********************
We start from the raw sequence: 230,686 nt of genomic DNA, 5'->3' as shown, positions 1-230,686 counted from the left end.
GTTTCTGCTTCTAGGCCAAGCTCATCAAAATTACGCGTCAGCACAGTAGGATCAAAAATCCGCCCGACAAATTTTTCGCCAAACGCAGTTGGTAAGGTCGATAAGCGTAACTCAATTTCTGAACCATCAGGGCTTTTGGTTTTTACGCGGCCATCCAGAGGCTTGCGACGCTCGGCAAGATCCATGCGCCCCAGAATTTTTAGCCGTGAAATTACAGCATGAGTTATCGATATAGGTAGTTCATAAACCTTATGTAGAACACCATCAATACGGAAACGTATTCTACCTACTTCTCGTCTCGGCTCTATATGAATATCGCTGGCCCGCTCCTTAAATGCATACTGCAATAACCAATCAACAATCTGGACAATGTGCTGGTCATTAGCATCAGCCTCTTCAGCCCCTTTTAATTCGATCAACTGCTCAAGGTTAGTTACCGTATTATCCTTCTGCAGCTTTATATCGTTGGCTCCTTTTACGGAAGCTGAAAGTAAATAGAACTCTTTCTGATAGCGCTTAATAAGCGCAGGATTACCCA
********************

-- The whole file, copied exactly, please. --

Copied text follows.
We start from the raw sequence: 230,686 nt of genomic DNA, 5'->3' as shown, positions 1-230,686 counted from the left end.
GTTTCTGCTTCTAGGCCAAGCTCATCAAAATTACGCGTCAGCACAGTAGGATCAAAAATCCGCCCGACAAATTTTTCGCCAAACGCAGTTGGTAAGGTCGATAAGCGTAACTCAATTTCTGAACCATCAGGGCTTTTGGTTTTTACGCGGCCATCCAGAGGCTTGCGACGCTCGGCAAGATCCATGCGCCCCAGAATTTTTAGCCGTGAAATTACAGCATGAGTTATCGATATAGGTAGTTCATAAACCTTATGTAGAACACCATCAATACGGAAACGTATTCTACCTACTTCTCGTCTCGGCTCTATATGAATATCGCTGGCCCGCTCCTTAAATGCATACTGCAATAACCAATCAACAATCTGGACAATGTGCTGGTCATTAGCATCAGCCTCTTCAGCCCCTTTTAATTCGATCAACTGCTCAAGGTTAGTTACCGTATTATCCTTCTGCAGCTTTATATCGTTGGCTCCTTTTACGGAAGCTGAAAGTAAATAGAACTCTTTCTGATAGCGCTTAATAAGCGCAGGATTACCCA